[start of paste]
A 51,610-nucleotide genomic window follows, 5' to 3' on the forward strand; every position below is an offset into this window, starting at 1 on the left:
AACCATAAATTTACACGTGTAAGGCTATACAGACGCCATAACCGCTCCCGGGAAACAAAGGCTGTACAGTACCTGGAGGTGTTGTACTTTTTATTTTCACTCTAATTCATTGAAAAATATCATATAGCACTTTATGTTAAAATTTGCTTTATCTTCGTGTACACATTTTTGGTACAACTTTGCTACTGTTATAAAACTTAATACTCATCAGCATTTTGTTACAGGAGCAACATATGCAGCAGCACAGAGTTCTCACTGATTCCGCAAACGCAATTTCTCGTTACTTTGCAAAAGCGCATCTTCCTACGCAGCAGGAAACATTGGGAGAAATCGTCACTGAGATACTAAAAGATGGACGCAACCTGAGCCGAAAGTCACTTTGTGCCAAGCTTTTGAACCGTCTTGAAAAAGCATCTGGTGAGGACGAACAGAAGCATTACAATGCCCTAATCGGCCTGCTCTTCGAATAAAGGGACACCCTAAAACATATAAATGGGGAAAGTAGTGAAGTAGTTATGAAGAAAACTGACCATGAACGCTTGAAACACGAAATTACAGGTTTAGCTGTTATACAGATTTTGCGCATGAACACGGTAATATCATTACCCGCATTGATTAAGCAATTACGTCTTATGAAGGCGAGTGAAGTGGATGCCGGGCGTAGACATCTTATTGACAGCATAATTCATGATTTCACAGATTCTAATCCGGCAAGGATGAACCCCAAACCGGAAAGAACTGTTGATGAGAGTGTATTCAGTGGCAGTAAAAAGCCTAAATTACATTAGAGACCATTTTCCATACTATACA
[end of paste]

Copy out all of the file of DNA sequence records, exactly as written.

A 51,610-nucleotide genomic window follows, 5' to 3' on the forward strand; every position below is an offset into this window, starting at 1 on the left:
AACCATAAATTTACACGTGTAAGGCTATACAGACGCCATAACCGCTCCCGGGAAACAAAGGCTGTACAGTACCTGGAGGTGTTGTACTTTTTATTTTCACTCTAATTCATTGAAAAATATCATATAGCACTTTATGTTAAAATTTGCTTTATCTTCGTGTACACATTTTTGGTACAACTTTGCTACTGTTATAAAACTTAATACTCATCAGCATTTTGTTACAGGAGCAACATATGCAGCAGCACAGAGTTCTCACTGATTCCGCAAACGCAATTTCTCGTTACTTTGCAAAAGCGCATCTTCCTACGCAGCAGGAAACATTGGGAGAAATCGTCACTGAGATACTAAAAGATGGACGCAACCTGAGCCGAAAGTCACTTTGTGCCAAGCTTTTGAACCGTCTTGAAAAAGCATCTGGTGAGGACGAACAGAAGCATTACAATGCCCTAATCGGCCTGCTCTTCGAATAAAGGGACACCCTAAAACATATAAATGGGGAAAGTAGTGAAGTAGTTATGAAGAAAACTGACCATGAACGCTTGAAACACGAAATTACAGGTTTAGCTGTTATACAGATTTTGCGCATGAACACGGTAATATCATTACCCGCATTGATTAAGCAATTACGTCTTATGAAGGCGAGTGAAGTGGATGCCGGGCGTAGACATCTTATTGACAGCATAATTCATGATTTCACAGATTCTAATCCGGCAAGGATGAACCCCAAACCGGAAAGAACTGTTGATGAGAGTGTATTCAGTGGCAGTAAAAAGCCTAAATTACATTAGAGACCATTTTCCATACTATACA